Terrified artists and dealers across the country are desperately trying to remember if they've ever had a run-in with painter Julie Harvey -- because now she's taking revenge. As reported in the Post, Harvey sent out postcards last week reproducing her unflattering painting of SoHo dealer Tony Shafrazi -- naked, obese, and bearing a strikingly underdeveloped male member. But now the story seems to be getting even juicier. It turns out the portrait was triggered by Harvey's memory of a Hamptons encounter with Shafrazi in the eighties, when she says attempts were made to compromise her virtue. More than a decade later, she has joined up with a Boston collector who is funding the painting and the postcards, which contain the line "Thought we wouldn't remember?" -- a reference not only to her own incident with Shafrazi but also to the dealer's legendary 1974 vandalization of a Picasso at MoMA. Shafrazi was traveling and did not respond to repeated calls, but Harvey told us she's not worried about repercussions from the dealer, adding, "I talked to lawyers about this -- it's art." She also revealed that her next portraits will be of two well-known artists. "I'm aiming at the good-ol'-boys club in the New York art world," she says. The paintings will be ready in time for the East End's summer season, where her target has a studio. Watch out, boys -- this girl might forgive, but she definitely doesn't forget.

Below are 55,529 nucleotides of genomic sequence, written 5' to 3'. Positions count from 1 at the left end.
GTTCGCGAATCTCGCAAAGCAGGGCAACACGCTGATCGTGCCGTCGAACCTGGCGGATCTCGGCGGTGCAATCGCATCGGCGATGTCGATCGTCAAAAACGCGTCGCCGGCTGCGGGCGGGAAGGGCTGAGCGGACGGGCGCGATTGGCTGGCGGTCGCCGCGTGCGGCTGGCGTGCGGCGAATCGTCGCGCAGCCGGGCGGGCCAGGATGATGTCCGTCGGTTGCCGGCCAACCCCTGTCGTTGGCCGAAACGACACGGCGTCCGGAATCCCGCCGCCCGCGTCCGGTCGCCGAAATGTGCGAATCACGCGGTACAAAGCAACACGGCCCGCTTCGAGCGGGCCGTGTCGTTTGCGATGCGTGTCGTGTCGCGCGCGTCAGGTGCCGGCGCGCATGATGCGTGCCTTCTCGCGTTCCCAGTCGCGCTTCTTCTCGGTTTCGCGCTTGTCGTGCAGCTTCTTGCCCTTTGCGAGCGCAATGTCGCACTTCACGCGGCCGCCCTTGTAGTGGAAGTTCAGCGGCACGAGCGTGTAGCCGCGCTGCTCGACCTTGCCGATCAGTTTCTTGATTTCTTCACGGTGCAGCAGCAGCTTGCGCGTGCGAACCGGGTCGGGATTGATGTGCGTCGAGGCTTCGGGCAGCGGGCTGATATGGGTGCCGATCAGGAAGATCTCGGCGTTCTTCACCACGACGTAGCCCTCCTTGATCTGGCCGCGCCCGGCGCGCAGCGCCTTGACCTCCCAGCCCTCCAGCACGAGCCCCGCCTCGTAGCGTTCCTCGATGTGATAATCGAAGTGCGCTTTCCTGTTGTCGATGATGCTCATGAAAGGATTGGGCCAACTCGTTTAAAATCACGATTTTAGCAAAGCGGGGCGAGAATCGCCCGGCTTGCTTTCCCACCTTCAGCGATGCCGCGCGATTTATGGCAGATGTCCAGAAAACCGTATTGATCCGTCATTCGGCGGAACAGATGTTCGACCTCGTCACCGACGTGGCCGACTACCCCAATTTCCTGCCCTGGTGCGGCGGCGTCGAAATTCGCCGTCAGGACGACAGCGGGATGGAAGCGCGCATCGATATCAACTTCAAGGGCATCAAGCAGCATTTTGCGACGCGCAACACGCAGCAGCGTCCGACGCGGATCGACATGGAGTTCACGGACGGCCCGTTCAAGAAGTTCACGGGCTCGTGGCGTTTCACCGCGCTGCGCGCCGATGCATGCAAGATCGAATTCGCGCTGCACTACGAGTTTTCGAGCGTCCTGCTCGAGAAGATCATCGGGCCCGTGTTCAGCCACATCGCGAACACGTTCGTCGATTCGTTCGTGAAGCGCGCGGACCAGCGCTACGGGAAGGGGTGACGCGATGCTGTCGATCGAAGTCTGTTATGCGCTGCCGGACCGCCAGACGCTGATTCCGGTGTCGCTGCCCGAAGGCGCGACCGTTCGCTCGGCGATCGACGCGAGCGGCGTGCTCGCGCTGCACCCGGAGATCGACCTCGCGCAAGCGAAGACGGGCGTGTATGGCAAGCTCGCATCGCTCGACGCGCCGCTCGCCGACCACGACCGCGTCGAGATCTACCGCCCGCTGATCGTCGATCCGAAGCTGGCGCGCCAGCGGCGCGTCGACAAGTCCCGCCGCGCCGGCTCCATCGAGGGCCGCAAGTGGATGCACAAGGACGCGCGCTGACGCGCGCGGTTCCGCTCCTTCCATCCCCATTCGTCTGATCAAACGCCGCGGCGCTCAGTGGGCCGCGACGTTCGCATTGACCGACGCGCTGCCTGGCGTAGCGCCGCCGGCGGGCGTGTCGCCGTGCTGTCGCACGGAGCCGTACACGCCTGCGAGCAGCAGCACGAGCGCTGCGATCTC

Celeb Tension Cut by Vanity Fair Sofa
As if being Hollywood's most celebrity-heavy event weren't enough, this year's Vanity Fair Oscar party at Mortons may host real-life dramas of Peyton Place proportions. A spate of high-profile breakups have split such once-happy regular-attendee couples as Nicole Kidman and Tom Cruise, Anne Heche and Ellen DeGeneres, Meg Ryan and Dennis Quaid, and Kim Basinger and Alec Baldwin. Paparazzi are frothing at the mouth to get their first post-breakup shots of the couples in the same room, but VF head honcho Graydon Carter foresees an obstacle: "Our architect Basil Walter has designed undulating 30-foot-long sofas for the party that are big enough to sit a separated couple and a dozen of their friends in between." None of the stars' reps would confirm whether they'll be in attendance (although Meg doesn't have to worry about bumping into Dennis, who will be out of town working on his latest film). No word either on whether Judge Judy will be attending -- but they might just need her.

Gramercy Park's Bouncing Race Card